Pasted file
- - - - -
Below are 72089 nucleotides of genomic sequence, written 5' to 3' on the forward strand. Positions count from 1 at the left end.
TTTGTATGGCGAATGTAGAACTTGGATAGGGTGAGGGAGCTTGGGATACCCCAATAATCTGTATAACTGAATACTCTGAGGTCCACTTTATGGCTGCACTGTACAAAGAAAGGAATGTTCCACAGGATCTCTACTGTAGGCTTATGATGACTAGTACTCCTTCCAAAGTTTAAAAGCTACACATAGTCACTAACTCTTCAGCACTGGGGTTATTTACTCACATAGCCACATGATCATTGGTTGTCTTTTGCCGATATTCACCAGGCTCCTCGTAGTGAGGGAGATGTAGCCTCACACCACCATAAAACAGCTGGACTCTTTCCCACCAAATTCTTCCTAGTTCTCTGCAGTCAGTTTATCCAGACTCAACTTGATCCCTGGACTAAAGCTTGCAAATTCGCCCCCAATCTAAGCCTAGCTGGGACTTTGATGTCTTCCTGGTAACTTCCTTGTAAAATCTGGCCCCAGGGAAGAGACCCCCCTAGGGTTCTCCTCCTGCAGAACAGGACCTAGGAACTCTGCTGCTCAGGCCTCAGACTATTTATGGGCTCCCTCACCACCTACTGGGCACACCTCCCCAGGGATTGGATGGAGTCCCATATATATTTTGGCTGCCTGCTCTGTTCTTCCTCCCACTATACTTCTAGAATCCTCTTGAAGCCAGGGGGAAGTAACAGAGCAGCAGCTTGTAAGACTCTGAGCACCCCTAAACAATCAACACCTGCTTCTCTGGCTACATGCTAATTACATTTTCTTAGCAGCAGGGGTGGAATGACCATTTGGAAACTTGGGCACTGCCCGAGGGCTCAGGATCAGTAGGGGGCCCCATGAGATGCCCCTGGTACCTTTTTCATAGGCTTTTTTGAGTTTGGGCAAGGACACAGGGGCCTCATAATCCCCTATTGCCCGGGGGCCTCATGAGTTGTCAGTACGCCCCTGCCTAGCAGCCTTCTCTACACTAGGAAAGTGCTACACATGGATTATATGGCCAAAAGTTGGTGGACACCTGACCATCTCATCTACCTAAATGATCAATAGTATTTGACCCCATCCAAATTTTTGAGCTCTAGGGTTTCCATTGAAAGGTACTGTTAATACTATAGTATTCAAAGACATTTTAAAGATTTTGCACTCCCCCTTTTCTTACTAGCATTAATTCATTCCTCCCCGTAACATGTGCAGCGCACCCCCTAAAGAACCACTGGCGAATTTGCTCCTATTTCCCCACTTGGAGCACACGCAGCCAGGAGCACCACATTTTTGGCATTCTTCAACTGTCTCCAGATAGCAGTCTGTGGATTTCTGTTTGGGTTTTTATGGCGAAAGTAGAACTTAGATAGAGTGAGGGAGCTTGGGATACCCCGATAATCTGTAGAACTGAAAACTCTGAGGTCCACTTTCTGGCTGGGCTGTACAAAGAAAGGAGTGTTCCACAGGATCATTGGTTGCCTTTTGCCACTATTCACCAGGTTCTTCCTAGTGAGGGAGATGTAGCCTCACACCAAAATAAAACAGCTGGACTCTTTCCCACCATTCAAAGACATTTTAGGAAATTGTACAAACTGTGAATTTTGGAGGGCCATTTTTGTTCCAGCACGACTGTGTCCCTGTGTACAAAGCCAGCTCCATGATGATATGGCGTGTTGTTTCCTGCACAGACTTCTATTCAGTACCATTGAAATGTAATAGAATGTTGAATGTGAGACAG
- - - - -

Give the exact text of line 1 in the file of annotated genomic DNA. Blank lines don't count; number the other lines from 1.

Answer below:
Below are 72089 nucleotides of genomic sequence, written 5' to 3' on the forward strand. Positions count from 1 at the left end.